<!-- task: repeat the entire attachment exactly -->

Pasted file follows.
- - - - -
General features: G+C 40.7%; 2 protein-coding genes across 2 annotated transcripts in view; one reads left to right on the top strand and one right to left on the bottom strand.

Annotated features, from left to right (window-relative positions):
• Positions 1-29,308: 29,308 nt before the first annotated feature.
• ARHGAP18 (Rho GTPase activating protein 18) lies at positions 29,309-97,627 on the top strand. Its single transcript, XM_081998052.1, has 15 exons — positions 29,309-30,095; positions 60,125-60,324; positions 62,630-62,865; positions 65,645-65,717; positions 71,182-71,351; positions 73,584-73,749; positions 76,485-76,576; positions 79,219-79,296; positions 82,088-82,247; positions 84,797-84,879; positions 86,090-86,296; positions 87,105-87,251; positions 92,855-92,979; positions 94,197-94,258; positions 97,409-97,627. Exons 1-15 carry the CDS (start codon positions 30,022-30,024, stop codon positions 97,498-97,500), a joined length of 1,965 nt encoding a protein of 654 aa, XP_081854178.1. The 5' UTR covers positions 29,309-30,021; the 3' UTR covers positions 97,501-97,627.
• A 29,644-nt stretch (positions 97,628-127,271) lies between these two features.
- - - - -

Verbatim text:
General features: G+C 40.7%; 2 protein-coding genes across 2 annotated transcripts in view; one reads left to right on the top strand and one right to left on the bottom strand.

Annotated features, from left to right (window-relative positions):
• Positions 1-29,308: 29,308 nt before the first annotated feature.
• ARHGAP18 (Rho GTPase activating protein 18) lies at positions 29,309-97,627 on the top strand. Its single transcript, XM_081998052.1, has 15 exons — positions 29,309-30,095; positions 60,125-60,324; positions 62,630-62,865; positions 65,645-65,717; positions 71,182-71,351; positions 73,584-73,749; positions 76,485-76,576; positions 79,219-79,296; positions 82,088-82,247; positions 84,797-84,879; positions 86,090-86,296; positions 87,105-87,251; positions 92,855-92,979; positions 94,197-94,258; positions 97,409-97,627. Exons 1-15 carry the CDS (start codon positions 30,022-30,024, stop codon positions 97,498-97,500), a joined length of 1,965 nt encoding a protein of 654 aa, XP_081854178.1. The 5' UTR covers positions 29,309-30,021; the 3' UTR covers positions 97,501-97,627.
• A 29,644-nt stretch (positions 97,628-127,271) lies between these two features.